Monosodium glutamate (MSG) is used as a flavour enhancer and has been implicated in "Chinese Restaurant Syndrome", causing tightness, burning or numbness in the face, neck and upper chest (although there is no evidence to prove this syndrome). It has also been proposed that asthmatics may react badly to MSG. In two randomised controlled trials (RCTs), involving 24 adult asthmatics, there was no evidence that MSG worsened asthma when compared to control ingestion. Further RCTs are needed.
The limited evidence available (n = 24) found no significant difference between MSG or the control challenge for the number of subjects who had a maximum fall in FEV1 greater than 15% or 200 mL. There is no evidence to support the avoidance of MSG in adults with chronic asthma, but as data were limited, this review cannot provide a reliable evidence base for determining whether MSG avoidance is a worthwhile strategy. We could not find any studies conducted on the effect of MSG in children with chronic asthma. There is therefore, a need for further RCTs to investigate any relationship between MSG and asthma, especially in children.
Monosodium glutamate (MSG) is the sodium salt of the non-essential amino acid, glutamic acid, and is used as a flavour enhancer. It has been implicated in causing adverse reactions, which have been referred to as "Chinese restaurant syndrome". Over the last two decades there have been a number of studies investigating whether MSG ingestion induces an asthmatic response, and several reviews have been published (ILSI 1991; Stevenson 2000; Woods 2001), but no meta-analysis or Cochrane systematic review has been performed.
The objectives of this review are to: 1) identify randomised controlled trials (RCTs) of MSG ingestion and asthma response in adults and children older than two years of age with asthma; 2) assess the methodological quality of these trials; and 3) determine the effect of MSG ingestion on asthma outcomes.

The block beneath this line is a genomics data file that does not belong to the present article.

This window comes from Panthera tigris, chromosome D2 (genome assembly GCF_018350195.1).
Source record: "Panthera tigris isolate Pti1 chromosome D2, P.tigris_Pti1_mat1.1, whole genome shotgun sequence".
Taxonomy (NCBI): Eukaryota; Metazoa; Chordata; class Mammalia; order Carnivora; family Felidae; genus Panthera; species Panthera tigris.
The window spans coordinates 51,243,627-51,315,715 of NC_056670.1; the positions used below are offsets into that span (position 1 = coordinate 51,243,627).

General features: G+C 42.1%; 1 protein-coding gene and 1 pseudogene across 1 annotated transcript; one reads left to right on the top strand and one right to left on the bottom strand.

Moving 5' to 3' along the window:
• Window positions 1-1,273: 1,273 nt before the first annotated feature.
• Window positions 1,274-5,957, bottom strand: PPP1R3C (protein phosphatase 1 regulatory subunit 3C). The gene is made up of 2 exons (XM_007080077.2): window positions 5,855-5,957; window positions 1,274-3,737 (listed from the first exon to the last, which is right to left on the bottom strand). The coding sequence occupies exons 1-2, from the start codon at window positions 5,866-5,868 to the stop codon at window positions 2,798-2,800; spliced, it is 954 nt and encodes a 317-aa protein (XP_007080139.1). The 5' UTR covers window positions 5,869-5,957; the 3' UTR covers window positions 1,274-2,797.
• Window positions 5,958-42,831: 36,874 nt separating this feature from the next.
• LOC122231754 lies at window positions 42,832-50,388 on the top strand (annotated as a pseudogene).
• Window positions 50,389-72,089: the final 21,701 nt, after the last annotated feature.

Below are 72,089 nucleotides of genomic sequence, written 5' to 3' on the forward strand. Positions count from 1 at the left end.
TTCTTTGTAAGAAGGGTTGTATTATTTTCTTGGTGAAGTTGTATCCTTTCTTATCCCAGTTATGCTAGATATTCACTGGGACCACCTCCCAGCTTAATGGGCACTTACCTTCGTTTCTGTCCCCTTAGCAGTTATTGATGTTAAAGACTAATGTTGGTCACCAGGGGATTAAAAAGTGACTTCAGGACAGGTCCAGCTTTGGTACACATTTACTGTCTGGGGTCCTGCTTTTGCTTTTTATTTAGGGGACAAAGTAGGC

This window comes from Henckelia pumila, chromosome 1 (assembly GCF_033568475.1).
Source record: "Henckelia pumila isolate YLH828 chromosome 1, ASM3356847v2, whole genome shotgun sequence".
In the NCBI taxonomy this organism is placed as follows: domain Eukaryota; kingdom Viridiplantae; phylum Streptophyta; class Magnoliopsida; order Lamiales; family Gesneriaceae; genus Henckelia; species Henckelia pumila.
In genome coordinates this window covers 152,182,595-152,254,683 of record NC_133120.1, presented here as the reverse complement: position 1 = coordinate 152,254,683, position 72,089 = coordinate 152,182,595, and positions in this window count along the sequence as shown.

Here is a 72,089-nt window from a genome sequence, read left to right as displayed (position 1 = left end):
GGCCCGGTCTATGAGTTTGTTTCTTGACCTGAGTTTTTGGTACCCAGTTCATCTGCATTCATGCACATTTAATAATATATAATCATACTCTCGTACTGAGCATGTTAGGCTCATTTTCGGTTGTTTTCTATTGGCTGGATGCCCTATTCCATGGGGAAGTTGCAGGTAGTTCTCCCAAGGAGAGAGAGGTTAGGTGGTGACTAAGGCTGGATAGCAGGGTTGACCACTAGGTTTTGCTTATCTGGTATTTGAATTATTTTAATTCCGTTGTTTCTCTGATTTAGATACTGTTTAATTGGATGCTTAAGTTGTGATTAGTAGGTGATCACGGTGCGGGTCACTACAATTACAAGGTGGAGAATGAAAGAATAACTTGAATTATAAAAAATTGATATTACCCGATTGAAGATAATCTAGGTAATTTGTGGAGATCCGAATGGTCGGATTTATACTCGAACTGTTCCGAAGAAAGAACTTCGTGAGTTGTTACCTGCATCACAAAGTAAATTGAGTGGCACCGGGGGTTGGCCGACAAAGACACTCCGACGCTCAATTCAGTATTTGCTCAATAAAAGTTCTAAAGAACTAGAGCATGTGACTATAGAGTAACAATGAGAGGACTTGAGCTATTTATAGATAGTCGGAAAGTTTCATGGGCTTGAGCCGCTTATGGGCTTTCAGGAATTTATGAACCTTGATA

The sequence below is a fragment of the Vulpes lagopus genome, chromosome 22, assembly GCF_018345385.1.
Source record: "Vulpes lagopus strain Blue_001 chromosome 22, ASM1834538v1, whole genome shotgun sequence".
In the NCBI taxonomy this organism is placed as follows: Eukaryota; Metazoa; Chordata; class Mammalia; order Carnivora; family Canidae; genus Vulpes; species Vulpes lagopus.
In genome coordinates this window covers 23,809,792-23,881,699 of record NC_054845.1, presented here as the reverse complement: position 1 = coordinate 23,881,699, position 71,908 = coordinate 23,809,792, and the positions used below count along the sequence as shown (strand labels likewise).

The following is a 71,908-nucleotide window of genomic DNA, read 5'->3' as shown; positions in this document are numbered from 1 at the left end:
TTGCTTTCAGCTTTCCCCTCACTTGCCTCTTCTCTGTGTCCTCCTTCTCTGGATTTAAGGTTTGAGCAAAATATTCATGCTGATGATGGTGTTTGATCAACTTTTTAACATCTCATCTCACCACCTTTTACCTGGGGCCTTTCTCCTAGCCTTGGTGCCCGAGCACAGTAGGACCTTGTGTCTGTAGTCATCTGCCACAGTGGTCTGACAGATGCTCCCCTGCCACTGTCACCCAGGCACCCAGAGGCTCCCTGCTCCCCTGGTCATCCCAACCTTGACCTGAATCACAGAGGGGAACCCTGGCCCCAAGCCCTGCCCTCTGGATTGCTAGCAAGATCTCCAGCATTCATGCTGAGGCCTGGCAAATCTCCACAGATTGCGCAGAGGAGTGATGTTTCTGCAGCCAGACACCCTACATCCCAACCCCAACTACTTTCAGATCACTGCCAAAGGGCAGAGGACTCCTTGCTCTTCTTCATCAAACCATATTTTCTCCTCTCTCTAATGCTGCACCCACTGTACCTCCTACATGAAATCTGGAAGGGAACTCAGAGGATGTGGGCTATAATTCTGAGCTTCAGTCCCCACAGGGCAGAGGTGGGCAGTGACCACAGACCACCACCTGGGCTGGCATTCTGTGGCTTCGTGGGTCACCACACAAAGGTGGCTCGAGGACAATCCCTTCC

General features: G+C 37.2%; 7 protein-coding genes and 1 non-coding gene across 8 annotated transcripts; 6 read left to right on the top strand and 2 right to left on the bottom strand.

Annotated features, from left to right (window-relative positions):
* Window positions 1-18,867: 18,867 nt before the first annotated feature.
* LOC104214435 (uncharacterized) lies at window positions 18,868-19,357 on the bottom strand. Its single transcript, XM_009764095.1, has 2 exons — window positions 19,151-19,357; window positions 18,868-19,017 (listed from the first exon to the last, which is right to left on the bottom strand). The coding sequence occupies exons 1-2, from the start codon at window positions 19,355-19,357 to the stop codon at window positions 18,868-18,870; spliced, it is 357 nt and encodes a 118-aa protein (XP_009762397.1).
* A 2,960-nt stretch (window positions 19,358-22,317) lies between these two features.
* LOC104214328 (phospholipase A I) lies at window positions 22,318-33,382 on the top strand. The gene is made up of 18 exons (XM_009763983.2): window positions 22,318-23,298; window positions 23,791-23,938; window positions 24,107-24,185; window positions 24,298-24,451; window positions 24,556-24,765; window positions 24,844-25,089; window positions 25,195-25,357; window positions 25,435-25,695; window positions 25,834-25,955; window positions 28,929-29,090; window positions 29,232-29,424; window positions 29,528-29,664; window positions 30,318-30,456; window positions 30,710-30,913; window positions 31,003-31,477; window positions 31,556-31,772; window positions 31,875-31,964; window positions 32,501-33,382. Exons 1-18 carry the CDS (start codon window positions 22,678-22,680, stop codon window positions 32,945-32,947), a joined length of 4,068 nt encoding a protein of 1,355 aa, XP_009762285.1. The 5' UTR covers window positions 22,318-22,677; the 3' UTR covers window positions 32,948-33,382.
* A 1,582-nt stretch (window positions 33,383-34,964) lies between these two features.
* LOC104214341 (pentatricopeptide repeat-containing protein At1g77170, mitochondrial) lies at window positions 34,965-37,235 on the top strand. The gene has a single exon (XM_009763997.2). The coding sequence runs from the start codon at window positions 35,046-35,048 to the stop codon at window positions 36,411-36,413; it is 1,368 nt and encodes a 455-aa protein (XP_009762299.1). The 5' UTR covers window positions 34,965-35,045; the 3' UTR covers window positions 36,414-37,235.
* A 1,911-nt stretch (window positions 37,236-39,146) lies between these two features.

We searched the Cochrane Airways group's Specialised Register, the Cochrane Central Register of Controlled Trials (CENTRAL), and bibliographies of existing trials. Searches were current up to May 2012.
We included RCTs that investigated the effect of MSG on chronic asthma in adults and children.
Two authors independently extracted, entered and analysed data from included studies. We contacted study authors for additional information.
Only two cross-over studies involving 24 adults met the eligibility criteria; the challenge dosages of MSG were 1 g, 5 g and 25 mg/kg. They reported the number of subjects who had a maximum fall in forced expiratory volume in the first second (FEV1) greater than 15% or 200 mL after MSG or the control challenge. The pooled data found no statistically significant difference between MSG and placebo. One trial reported the mean change at four hours and maximum fall in FEV1 over four hours after MSG or the placebo challenge, but found no statistically significant difference between interventions. There were no differences in symptom scores, non-specific bronchial hyper-responsiveness (BHR), eosinophil cationic protein (ECP) or tryptase levels in peripheral blood between MSG and control, although we were unable to perform meta-analyses.